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For a while now, the Upper East Side—the non-Fifth Avenue to Park Avenue to corridor, anyway—has been touted as more affordable than its neighbor to the west. The New York Times has written about how the area offers relative bargains to first-time New Yorkers, while AM New York deemed the West 80s a fantasy reserved for one percenters.
Data site NeighborhoodX analyzed prices on the Upper West Side (which it defines as Central Park West to the Hudson River, between 59th and 96th streets) and found that it is indeed one of the city's costlier corners. What seems to be changing, though, is that it's no longer much pricier than other nearby neighborhoods.
NeighborhoodX identified the ten most affordable apartments in the area, and found that the price range—from $439,000 to $550,000—was quite similar to that of the Upper East Side's cheapest homes, which range from $399,000 to $539,000.
This doesn't necessarily mean, though, that the Upper West Side is getting cheaper. Instead, says NeighborhoodX founder Constantine Valhouli, "the city is becoming more and more affluent, and home prices in Manhattan are putting it out of the reach of more people."
That said, Valhouli notes that there are still pockets of affordability, and this list comprises some appealing options at relatively reasonable price points. In other parts of uptown, like Morningside and Hamilton Heights, Valhouli points out, the cheapest units on the market often come with some baggage. They might be HDFCs, for instance, with strict income caps for buyers, or have high maintenance fees because the property recently bought out their ground leases.
The Upper West and East Sides, by contrast, are much larger neighborhoods, so there are more options at lower price points. One might expect the cheaper homes here to come with other major cons, like poor access to public transportation, but this isn't the case across the board. On the Upper West Side in particular, you're never all that far from the subway, even when you're close to the river. (On the Upper East Side, on the other hand, living on York Avenue can mean quite a trek to the nearst station.)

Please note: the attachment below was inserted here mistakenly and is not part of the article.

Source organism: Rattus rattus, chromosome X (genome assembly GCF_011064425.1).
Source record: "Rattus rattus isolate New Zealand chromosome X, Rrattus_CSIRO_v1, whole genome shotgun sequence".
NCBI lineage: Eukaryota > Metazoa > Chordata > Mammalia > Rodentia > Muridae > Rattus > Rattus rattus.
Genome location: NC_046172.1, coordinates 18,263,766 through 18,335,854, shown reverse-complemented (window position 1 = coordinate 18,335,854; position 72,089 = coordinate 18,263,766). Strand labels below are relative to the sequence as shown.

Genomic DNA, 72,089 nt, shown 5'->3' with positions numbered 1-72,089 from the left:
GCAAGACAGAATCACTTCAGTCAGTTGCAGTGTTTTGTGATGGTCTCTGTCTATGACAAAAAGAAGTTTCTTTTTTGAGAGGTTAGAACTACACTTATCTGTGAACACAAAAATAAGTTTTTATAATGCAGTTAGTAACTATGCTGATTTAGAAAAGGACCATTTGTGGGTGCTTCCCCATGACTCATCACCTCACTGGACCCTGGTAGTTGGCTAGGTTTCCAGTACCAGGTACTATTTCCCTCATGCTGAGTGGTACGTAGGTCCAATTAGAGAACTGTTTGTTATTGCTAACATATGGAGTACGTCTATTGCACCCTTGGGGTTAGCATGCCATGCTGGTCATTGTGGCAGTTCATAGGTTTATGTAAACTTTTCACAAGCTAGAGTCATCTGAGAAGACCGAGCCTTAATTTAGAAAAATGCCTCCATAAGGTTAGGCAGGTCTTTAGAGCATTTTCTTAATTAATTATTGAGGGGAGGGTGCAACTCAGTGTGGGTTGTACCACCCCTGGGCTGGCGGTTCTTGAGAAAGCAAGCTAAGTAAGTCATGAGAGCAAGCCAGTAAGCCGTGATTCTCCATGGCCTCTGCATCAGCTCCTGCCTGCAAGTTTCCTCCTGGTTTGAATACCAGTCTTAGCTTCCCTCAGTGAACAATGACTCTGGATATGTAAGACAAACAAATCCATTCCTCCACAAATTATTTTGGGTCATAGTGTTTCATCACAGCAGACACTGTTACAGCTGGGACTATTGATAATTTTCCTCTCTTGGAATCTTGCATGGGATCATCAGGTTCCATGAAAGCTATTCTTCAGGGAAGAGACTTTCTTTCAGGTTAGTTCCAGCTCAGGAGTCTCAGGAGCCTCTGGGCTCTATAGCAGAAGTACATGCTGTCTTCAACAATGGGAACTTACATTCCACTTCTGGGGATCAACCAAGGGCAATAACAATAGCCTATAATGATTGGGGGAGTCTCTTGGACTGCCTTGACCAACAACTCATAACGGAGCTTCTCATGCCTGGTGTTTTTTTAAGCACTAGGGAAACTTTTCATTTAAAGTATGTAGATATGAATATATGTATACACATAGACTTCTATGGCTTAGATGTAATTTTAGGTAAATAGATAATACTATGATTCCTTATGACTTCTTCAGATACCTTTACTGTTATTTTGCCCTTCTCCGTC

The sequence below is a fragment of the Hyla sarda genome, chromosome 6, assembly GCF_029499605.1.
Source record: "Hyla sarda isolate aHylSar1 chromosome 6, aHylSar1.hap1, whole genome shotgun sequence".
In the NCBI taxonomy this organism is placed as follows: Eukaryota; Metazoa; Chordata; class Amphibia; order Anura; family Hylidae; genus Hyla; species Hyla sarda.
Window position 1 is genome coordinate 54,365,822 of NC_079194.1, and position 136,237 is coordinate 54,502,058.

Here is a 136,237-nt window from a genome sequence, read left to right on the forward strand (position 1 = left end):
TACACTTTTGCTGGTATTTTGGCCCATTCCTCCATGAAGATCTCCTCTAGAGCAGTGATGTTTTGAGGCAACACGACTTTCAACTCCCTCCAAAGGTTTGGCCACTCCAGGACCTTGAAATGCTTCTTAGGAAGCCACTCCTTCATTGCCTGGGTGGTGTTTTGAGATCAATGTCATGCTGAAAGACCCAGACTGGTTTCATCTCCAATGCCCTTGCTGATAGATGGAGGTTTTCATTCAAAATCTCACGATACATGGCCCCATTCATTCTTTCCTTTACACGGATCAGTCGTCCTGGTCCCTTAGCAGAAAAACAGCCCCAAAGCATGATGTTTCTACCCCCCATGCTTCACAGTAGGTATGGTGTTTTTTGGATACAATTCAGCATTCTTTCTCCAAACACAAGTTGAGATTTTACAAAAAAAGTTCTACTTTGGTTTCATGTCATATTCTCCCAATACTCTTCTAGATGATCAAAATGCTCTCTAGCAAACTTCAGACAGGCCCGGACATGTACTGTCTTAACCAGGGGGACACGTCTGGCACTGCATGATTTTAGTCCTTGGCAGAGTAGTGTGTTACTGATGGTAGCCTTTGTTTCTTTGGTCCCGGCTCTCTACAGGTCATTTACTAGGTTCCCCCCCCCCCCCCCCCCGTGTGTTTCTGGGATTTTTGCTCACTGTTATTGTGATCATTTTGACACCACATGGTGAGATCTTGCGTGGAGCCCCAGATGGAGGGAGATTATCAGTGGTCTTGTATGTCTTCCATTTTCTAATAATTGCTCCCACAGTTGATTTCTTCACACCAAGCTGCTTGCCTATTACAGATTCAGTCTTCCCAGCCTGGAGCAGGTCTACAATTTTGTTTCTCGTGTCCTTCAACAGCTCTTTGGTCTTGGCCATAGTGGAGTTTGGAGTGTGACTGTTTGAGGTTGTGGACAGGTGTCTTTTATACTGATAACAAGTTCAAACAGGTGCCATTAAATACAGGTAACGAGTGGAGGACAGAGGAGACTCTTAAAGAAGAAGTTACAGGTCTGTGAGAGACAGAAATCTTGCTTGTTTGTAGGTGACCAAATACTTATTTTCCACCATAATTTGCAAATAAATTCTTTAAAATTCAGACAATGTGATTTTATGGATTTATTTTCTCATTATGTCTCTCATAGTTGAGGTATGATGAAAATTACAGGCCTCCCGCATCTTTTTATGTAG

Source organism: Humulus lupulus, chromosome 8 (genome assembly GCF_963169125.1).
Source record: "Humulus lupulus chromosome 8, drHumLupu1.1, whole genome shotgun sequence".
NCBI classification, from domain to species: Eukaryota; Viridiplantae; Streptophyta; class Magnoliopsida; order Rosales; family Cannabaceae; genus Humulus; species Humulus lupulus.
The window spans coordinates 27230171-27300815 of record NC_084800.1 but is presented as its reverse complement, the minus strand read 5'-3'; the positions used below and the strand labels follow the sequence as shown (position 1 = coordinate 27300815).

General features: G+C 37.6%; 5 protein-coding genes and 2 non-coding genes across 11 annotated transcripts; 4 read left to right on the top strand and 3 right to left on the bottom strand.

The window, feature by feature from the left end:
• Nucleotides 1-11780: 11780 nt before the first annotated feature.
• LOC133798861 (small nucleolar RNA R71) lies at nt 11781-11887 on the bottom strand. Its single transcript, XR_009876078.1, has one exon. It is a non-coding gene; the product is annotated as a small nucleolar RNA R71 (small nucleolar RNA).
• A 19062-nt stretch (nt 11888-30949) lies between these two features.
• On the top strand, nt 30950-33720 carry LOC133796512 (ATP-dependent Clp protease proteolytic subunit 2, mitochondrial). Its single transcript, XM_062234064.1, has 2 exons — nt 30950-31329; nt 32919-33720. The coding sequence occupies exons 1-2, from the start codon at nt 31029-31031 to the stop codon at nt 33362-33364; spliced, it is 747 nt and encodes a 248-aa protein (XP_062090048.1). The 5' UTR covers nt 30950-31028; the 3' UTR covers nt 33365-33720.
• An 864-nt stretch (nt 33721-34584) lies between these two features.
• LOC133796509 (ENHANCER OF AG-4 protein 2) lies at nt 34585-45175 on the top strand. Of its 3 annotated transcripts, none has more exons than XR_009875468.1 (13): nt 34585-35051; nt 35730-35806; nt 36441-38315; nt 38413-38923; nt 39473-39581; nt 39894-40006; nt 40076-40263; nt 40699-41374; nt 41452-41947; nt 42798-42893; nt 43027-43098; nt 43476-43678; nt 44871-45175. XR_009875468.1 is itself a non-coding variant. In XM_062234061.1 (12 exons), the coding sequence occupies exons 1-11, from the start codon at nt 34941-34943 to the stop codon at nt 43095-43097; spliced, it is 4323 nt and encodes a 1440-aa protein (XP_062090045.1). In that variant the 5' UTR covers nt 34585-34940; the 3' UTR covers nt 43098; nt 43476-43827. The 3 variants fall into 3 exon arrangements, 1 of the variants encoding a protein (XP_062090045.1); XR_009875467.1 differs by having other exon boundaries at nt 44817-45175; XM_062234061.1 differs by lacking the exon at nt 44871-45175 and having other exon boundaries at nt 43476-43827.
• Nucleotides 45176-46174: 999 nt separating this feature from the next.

Valhouli characterizes the UWS market as healthy and heterogenous. "In a large neighborhood like the Upper West Side, there are simply many more properties for sale at a given time," he says. "With that in mind, the ten most affordable market-rate properties are just ten out of several hundred. As a result, they represent the more affordable segment of a larger market, which is why the numbers here and on the Upper East Side are lower in comparison to some equally desirable but smaller markets."
And in most cases, the lower prices do mean smaller sizes. "Square footage was conspicuously absent for the majority of the listings," Valhouli says, which can make it tougher to determine how much of a deal you're really getting.
The most affordable unit currently on the market in the UWS, a one-bedroom co-op at 320 West 86th Street, is certainly petite, with a tiny kitchenette that won't make it easy to do much cooking. The floorplan reveals a living room, bedroom, and bathroom in a railroad configuration, and little in the way of storage space. This may be best for buyers who have already given their possessions the full Marie Kondo treatment—and who find the $439,000 asking price fair.
In the middle of the list, this one-bedroom co-op at 49 West 96th Street is a smallish 657 square feet, though you get a little more kitchen, here with some striking blue cabinetry. Multiple closets in the living and bedroom mean more storage space than the previous listing, though note that you'll be on the first floor, which could mean less natural light. There's also a live-in super, plus laundry in the building; the asking price is $545,000.
At the top of the list, asking $559,000, this one-bedroom co-op at 165 West 66th Street is right by Lincoln Center, and it allows pied-a-terres, so this may be a good part-time spot for theater lovers. The living room is spacious, and the bedroom includes a walk-in closet; you'll also find a renovated kitchen and bathroom with upscale fixtures. Still, the space could hardly be called huge, suggesting that your dollar still doesn't stretch super far here.
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